Thus, there are major differences between the RCT and RHS and only two obvious similarities: the randomised design itself and the fact that the experimental design is possible to use at a time when there is uncertainty about which practise is best.

Examples of RHS

  1. Top of page
  2. Abstract
  3. Similarities Between RHS and RCT
  4. Differences Between RHS and RCT
  5. Examples of RHS
  6. A Register for RHS
  7. Conclusions
  8. References

There are many examples of successful RHS, especially in the Nordic countries. In Sweden, a cluster randomised RHS was implemented in cervical screening for evaluation of routine use of HPV-based triaging in borderline or low-grade cervical abnormalities.11 There was no research funding for the RHS, instead the participating hospitals were randomised either to change their policy (seven hospitals) or not to change (eight hospitals) their policy. The coordination and evaluation office was at the regional cancer screening unit, funded by the routine health budget. As RHS was unheard of, the initial position of the IRB was that either it is scientific research and an individual written consent is required or it is routine health service and, if so, no consent or ethical permission is required. Following discussion, ethical approval was awarded with an opt-out type of consent that included printing and mailing of 180,000 information leaflets. Information for the invitees on the available testing options (HPV triaging or not) was thus systematically provided in the RHS but not in the rest of Sweden where no RHS was run. The TOMBOLA trial (Trial of Management of Borderline or Low grade Abnormalities) in the UK also studied HPV triaging, but included components of both routine health care and a scientific study as well.12 The costs were covered both by the NHS (because of routine activity components) and by the MRC (because of research components). The regulatory rules of RCT were applied also in this study, which contributed to the low participation rates.12, 13 By comparison, the Swedish study had complete participation as none of the women used the possibility to opt-out.11

Another study of screening for cervical cancer with primary HPV-test14 has been proposed in the UK, also with a budget of several million pounds. It is essentially identical to a Finnish RHS on the same subject that included over 100,000 women in 2003–2005,9 but operated mainly within the routine health budgets of the authorities. Ultimately, in the UK the pilot implementation of the HPV-test was done with an observational design of before and after evaluation.15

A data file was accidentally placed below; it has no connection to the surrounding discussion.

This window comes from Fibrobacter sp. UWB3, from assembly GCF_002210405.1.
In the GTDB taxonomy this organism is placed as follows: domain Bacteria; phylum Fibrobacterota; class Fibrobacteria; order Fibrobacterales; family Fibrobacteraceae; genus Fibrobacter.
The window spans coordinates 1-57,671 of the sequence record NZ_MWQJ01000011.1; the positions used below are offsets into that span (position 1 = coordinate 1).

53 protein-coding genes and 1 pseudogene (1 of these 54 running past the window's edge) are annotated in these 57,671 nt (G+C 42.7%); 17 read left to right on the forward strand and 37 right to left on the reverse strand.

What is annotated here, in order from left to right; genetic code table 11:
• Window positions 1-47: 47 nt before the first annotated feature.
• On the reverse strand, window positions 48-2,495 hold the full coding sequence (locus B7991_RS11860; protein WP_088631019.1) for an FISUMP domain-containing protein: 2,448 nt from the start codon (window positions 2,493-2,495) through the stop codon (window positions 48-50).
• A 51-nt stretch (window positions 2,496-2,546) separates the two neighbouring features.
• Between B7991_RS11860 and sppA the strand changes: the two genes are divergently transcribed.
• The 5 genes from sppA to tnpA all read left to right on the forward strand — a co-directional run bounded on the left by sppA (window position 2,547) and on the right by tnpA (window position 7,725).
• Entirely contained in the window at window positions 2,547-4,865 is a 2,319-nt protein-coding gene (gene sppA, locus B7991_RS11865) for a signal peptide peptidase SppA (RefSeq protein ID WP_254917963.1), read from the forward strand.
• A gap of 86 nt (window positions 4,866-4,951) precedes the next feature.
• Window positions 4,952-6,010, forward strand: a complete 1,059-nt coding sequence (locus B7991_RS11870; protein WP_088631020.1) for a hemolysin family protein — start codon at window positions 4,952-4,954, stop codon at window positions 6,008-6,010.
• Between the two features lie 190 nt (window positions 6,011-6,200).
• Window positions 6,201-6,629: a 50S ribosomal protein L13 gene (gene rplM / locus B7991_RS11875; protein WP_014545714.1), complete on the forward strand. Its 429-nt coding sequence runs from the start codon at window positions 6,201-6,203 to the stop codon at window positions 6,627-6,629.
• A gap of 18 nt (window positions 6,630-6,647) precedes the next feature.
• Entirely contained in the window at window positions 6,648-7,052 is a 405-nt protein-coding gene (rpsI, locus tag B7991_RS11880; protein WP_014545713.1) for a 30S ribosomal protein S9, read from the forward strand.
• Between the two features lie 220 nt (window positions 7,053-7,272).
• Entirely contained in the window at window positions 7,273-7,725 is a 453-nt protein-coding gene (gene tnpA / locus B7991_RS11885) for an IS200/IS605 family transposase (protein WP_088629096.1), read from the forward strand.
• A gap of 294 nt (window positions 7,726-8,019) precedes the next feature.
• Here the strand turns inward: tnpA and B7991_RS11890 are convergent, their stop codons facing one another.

In Finland, the Public Health Act in 1987 gave the legislative background to run the nationwide programme of breast cancer screening as an RHS. The allocation with cluster randomisation of the target population into invitees or controls was based on birth year.16 Such cluster randomisation results in a simple outcome evaluation because the evidence is provided by routine (death) statistics.

The RHS can also be applied to routine clinical treatment17 or more broadly to the process-of-care, clinical health policy. Many of these activities are still not regulated at all if they are socially accepted or believed to result in health or in reduction of cost. Cluster randomisation may be the only option in comparing patterns of care. However, we prefer individual randomisation as long as possible as demonstrated by the examples on patterns of care in the treatment and follow-up policies18, 19 and in the implementation of colorectal cancer screening.20

Altogether, three RCTs were run on hormonal therapy (HT).21–23 These trials serve as an example on the difference of stopping rules in an RCT and in healthcare, because HT was (and still is) in routine use, approved by health authorities years before the trials. All the three randomised trials were stopped before the planned completion, because the harms were so severe that the ethical rules for scientific research prevented continuation.21–23 In medical practice, however, the use of HT still continues. The decision to close the RCTs but not the on-going medical practice had a fundamental effect on research ethics: the effects of HT on health cannot be studied anymore by the valid method of randomisation. The decision also relates to patient ethics, since use of HT in the research setting would be both safer and more controlled than in routine use. There is the dilemma that research on unsafe practises will be stopped but not the routine use of these practices. This should be addressed by stopping rules in RHS with the power to stop the routine if the study is stopped.